PHOENIX — Medical marijuana patients who have their medicine confiscated by police are legally entitled to get it back, the Arizona Supreme Court ruled Monday, rejecting arguments by prosecutors.
The justices declined to review a challenge to a January ruling by The Arizona Court of Appeals, who ruled that the Yuma County Sheriff’s Office must return marijuana confiscated from a California medical marijuana patient in 2011. By refusing to review the case, the Supreme Court upheld the ruling of the lower court without comment.
Valerie Okun, a California resident permitted to use medical marijuana, was cited for violating Arizona drug laws in 2011, when authorities confiscated marijuana from her at a border checkpoint near Yuma. Those charges were later dismissed after she provided her California medical marijuana authorization to court officials.
Arizona’s 2010 voter approved medical marijuana law allows reciprocity to patients from other medical marijuana states, honoring their medical marijuana cards and allowing medical marijuana patients visiting Arizona to possess up to two and a half ounces of cannabis.
After Okun’s charges were dropped, she asked the Yuma County Sheriff’s Office to return her medicine, a request that was granted by the court. The Yuma County Sheriff, however, argued that he could not return her marijuana because in doing so his office would be violating federal drug distribution laws.
The Arizona Court of Appeals disagreed with the sheriff in January, upholding the lower courts ruling to return Okun’s medicine. The appellate court ordered the marijuana returned, saying it never should have been confiscated in the first place, as it was not subject to forfeiture under Arizona law.
Despite the January ruling by the Court of Appeals, and Monday’s ruling by the Supreme Court, Yuma County Sheriff Leon Wilmot is still not ready to comply with the courts and return the confiscated marijuana, instead hoping to take the case all the way to the United States Supreme Court.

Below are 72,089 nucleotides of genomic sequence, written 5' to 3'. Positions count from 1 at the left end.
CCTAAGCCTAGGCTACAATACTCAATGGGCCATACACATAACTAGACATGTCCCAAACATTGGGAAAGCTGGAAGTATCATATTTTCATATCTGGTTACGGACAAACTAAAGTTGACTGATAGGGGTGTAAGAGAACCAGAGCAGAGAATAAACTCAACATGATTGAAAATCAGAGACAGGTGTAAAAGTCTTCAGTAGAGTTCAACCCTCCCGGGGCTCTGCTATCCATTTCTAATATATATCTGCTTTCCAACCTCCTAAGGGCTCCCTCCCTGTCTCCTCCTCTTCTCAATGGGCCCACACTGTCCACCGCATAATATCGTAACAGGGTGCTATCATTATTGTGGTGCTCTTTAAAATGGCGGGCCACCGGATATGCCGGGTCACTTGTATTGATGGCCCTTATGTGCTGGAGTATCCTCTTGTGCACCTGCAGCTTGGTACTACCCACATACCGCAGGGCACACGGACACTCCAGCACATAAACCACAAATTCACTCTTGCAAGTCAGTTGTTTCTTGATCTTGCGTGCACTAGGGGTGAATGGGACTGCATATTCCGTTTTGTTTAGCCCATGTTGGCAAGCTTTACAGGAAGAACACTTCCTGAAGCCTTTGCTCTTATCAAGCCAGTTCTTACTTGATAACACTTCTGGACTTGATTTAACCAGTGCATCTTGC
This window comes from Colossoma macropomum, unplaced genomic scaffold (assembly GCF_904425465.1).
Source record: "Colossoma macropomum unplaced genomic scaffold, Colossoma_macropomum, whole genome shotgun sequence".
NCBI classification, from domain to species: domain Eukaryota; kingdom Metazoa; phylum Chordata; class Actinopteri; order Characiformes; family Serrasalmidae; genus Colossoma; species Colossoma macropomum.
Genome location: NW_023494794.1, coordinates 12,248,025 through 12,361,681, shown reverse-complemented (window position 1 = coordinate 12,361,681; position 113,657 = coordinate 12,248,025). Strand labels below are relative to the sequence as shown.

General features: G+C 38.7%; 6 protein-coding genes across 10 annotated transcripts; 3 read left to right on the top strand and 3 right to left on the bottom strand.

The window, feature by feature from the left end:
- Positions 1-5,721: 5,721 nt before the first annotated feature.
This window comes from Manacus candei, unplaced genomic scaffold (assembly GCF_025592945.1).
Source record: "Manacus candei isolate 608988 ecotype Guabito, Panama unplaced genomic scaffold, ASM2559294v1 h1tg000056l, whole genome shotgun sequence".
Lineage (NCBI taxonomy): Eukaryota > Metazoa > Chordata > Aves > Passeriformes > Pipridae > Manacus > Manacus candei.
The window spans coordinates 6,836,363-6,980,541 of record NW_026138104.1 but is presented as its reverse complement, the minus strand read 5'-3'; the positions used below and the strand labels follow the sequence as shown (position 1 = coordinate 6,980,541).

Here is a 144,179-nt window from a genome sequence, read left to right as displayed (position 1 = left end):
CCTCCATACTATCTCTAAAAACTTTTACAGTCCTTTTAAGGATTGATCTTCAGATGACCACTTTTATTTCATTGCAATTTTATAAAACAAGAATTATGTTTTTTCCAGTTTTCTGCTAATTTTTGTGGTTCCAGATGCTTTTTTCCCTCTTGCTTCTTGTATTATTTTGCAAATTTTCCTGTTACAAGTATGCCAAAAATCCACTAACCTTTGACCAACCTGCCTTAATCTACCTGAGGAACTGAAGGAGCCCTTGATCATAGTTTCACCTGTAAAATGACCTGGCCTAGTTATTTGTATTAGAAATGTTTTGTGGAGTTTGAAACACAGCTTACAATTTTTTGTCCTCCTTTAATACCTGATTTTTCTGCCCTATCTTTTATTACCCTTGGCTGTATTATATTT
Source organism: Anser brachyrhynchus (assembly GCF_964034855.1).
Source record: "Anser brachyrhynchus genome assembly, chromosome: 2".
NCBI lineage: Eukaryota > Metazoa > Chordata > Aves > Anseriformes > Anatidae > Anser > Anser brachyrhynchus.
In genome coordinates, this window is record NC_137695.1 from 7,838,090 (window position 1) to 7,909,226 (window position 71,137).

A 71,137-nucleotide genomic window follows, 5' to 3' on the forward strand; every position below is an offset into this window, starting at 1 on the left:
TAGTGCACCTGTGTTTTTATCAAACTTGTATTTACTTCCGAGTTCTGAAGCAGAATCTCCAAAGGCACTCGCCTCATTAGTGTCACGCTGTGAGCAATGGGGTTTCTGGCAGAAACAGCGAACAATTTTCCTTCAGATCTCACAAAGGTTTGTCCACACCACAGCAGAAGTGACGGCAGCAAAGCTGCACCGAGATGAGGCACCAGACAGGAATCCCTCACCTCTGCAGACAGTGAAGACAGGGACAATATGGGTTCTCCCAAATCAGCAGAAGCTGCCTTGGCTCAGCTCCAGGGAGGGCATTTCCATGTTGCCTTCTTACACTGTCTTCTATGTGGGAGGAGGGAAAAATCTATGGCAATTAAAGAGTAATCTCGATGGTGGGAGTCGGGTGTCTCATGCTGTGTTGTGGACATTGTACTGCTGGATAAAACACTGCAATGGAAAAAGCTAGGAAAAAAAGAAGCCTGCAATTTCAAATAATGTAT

“It has to do with the courts telling me to commit a crime,” Sheriff Wilmot told the Arizona Daily Times. “As far as I’m concerned, that’s not how we do business.”
However, the January ruling by the Court of Appeals disagrees. “The Sheriff is immune from prosecution under the federal law for acts taken in compliance with a court order,” the three-judge panel wrote at the time.
Sheriff Wilmot says because of the conflict between state and federal law, he could still be charged for “distribution” of marijuana if he returns Okun’s medicine, and wants the United States Supreme Court to make the final ruling.
“I understand the fact that the Arizona court could give me, basically, immunity if I did return this stuff,” Wilmot said. “But the bottom line is, they can’t give me immunity from the federal government for prosecuting me for doing this because it is a federal law violation.”
Arizona Supreme Court to Police: Give Medical Marijuana Back to Patients was written by Thomas H. Clarke and appears in full on The Daily Chronic.
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